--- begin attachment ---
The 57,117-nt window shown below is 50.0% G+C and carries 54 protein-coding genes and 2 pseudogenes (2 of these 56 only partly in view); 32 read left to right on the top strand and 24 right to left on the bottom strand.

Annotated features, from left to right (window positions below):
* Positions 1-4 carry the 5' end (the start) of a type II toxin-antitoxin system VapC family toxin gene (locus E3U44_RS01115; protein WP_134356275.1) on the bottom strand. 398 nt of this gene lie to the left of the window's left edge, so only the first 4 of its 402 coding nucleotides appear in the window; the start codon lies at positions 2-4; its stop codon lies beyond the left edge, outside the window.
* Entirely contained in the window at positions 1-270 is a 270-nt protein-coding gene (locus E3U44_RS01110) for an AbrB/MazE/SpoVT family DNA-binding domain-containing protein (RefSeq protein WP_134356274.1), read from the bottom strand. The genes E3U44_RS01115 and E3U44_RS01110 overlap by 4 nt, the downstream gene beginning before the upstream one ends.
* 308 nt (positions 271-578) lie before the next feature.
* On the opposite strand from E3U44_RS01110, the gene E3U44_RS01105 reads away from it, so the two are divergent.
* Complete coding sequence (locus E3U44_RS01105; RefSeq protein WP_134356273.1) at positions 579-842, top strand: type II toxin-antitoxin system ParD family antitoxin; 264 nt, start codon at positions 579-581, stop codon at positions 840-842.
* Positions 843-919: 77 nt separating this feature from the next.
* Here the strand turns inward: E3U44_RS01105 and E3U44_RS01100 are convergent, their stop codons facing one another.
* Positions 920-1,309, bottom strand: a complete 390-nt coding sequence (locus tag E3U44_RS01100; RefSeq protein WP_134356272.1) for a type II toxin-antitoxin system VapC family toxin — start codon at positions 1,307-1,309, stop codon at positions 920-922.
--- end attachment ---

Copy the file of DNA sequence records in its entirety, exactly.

The 57,117-nt window shown below is 50.0% G+C and carries 54 protein-coding genes and 2 pseudogenes (2 of these 56 only partly in view); 32 read left to right on the top strand and 24 right to left on the bottom strand.

Annotated features, from left to right (window positions below):
* Positions 1-4 carry the 5' end (the start) of a type II toxin-antitoxin system VapC family toxin gene (locus E3U44_RS01115; protein WP_134356275.1) on the bottom strand. 398 nt of this gene lie to the left of the window's left edge, so only the first 4 of its 402 coding nucleotides appear in the window; the start codon lies at positions 2-4; its stop codon lies beyond the left edge, outside the window.
* Entirely contained in the window at positions 1-270 is a 270-nt protein-coding gene (locus E3U44_RS01110) for an AbrB/MazE/SpoVT family DNA-binding domain-containing protein (RefSeq protein WP_134356274.1), read from the bottom strand. The genes E3U44_RS01115 and E3U44_RS01110 overlap by 4 nt, the downstream gene beginning before the upstream one ends.
* 308 nt (positions 271-578) lie before the next feature.
* On the opposite strand from E3U44_RS01110, the gene E3U44_RS01105 reads away from it, so the two are divergent.
* Complete coding sequence (locus E3U44_RS01105; RefSeq protein WP_134356273.1) at positions 579-842, top strand: type II toxin-antitoxin system ParD family antitoxin; 264 nt, start codon at positions 579-581, stop codon at positions 840-842.
* Positions 843-919: 77 nt separating this feature from the next.
* Here the strand turns inward: E3U44_RS01105 and E3U44_RS01100 are convergent, their stop codons facing one another.
* Positions 920-1,309, bottom strand: a complete 390-nt coding sequence (locus tag E3U44_RS01100; RefSeq protein WP_134356272.1) for a type II toxin-antitoxin system VapC family toxin — start codon at positions 1,307-1,309, stop codon at positions 920-922.